Yandeyarra infants make a splash

5 April 2016

The pool managers who work in our Remote Aboriginal Swimming Pool project are making a long-term impact on the children and families who attend their pools, through the dedication and care they show for those in their communities. A great example of this has been seen at Yandeyarra recently, with Pool Manager Jacqui Forbes spending one on one time with parents and carers who bring their infants and toddlers to the pool.

The Royal Life Saving Infant Aquatics program provides infants and parents with shared experience in aquatics. The program uses a variety of songs, games and activities to ensure children experience a variety of skills to build confidence and introduce them to basic water skills including entries, floating, breathing and movement. Importantly the program allows parents to receive important water safety information whilst participating with the children. Last year 21,227 children participated in the Infant Aquatics program throughout Western Australia.

It can sometimes be difficult to encourage the parents in these communities to interact with their children in the water, so Jacqui Forbes says the approach here is very different to what may be the case in other areas. "When the parents and carers arrive at the pool and they look like they are in the mood I spend some time with them one on one and give them hints and tips based on the Infant Aquatics "Duck" stages.  I show them how to teach their children skills like holding on to the edge, water confidence, safely getting into the pool, no running and jumping and encouraging water and play skills."Toddlers in the pool with their mum at Yandeyarra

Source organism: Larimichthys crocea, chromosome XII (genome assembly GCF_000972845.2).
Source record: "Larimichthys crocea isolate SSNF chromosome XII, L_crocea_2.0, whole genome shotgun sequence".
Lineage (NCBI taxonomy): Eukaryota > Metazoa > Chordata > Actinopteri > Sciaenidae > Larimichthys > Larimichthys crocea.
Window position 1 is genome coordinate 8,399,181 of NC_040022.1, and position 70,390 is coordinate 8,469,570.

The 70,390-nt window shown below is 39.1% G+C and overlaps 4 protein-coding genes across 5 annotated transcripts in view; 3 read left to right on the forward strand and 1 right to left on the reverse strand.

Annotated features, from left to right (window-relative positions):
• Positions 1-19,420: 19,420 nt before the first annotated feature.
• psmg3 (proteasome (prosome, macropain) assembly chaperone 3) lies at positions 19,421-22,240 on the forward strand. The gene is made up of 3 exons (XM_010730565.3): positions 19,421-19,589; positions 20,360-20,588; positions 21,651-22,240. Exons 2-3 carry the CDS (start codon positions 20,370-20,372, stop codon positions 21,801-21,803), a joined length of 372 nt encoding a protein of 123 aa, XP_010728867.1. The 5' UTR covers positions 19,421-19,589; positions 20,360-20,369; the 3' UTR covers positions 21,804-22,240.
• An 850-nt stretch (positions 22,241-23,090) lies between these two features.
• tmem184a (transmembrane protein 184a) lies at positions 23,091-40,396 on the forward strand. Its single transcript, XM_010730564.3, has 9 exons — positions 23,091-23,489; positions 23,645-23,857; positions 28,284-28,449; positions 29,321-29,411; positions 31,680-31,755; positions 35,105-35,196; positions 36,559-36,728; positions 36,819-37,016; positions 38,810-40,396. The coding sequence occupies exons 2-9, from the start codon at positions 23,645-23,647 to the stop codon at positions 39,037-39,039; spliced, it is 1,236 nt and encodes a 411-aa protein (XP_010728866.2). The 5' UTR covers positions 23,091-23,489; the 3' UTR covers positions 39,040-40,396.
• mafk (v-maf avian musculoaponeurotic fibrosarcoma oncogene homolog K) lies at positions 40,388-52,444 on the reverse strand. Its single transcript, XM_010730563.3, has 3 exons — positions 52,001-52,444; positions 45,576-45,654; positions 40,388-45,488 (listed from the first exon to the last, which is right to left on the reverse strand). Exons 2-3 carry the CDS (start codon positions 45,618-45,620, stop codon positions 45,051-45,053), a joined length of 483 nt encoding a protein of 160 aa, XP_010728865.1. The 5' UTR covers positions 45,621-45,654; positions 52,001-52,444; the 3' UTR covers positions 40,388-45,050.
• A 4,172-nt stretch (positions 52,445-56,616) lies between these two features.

"We have a variety of cups, buckets and watering cans that the toddlers love, and we also have twin dolls which are very popular with the water play. We play crocodiles and go thru hoops, we blow bubbles and kick our feet to splash the parents.  The toddlers also love pushing around the kick boards and riding on our float mats.  It's a lot of fun." says Jacqui.

And it's not just about learning swimming and water safety skills, they're also being introduced to healthy eating through the Go For 2 and 5 Swim for Fruit program. Jacqui says "When the infants and toddlers are good in the pool and listen to what their parents and carers are asking them to do they receive a piece of fruit as a reward."

The Remote Aboriginal Swimming Pools Project is proudly supported by the Department of Housing and Works, BHP Billiton Iron Ore and Healthway.